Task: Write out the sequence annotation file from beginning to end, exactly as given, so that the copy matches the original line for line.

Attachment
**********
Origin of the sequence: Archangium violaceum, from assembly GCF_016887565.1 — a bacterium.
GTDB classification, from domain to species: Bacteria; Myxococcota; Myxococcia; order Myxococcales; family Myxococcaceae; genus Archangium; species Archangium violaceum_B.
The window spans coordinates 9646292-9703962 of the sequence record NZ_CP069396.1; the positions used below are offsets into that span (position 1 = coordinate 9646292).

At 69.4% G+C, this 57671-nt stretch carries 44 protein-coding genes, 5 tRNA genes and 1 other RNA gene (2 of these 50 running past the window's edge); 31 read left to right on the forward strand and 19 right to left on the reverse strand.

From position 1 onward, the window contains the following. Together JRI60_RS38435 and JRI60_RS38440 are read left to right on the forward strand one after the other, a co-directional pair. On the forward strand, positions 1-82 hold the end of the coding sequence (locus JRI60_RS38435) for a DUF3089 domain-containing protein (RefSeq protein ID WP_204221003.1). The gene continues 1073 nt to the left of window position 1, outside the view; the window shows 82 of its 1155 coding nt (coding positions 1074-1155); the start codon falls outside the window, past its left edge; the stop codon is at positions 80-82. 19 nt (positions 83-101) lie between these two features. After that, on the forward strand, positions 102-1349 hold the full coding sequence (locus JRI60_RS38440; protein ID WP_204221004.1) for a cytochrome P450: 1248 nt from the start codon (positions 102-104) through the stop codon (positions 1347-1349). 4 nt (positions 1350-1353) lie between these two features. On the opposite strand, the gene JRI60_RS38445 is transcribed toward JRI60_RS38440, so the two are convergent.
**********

Origin of the sequence: Archangium violaceum, from assembly GCF_016887565.1 — a bacterium.
GTDB classification, from domain to species: Bacteria; Myxococcota; Myxococcia; order Myxococcales; family Myxococcaceae; genus Archangium; species Archangium violaceum_B.
The window spans coordinates 9646292-9703962 of the sequence record NZ_CP069396.1; the positions used below are offsets into that span (position 1 = coordinate 9646292).

At 69.4% G+C, this 57671-nt stretch carries 44 protein-coding genes, 5 tRNA genes and 1 other RNA gene (2 of these 50 running past the window's edge); 31 read left to right on the forward strand and 19 right to left on the reverse strand.

From position 1 onward, the window contains the following. Together JRI60_RS38435 and JRI60_RS38440 are read left to right on the forward strand one after the other, a co-directional pair. On the forward strand, positions 1-82 hold the end of the coding sequence (locus JRI60_RS38435) for a DUF3089 domain-containing protein (RefSeq protein ID WP_204221003.1). The gene continues 1073 nt to the left of window position 1, outside the view; the window shows 82 of its 1155 coding nt (coding positions 1074-1155); the start codon falls outside the window, past its left edge; the stop codon is at positions 80-82. 19 nt (positions 83-101) lie between these two features. After that, on the forward strand, positions 102-1349 hold the full coding sequence (locus JRI60_RS38440; protein ID WP_204221004.1) for a cytochrome P450: 1248 nt from the start codon (positions 102-104) through the stop codon (positions 1347-1349). 4 nt (positions 1350-1353) lie between these two features. On the opposite strand, the gene JRI60_RS38445 is transcribed toward JRI60_RS38440, so the two are convergent.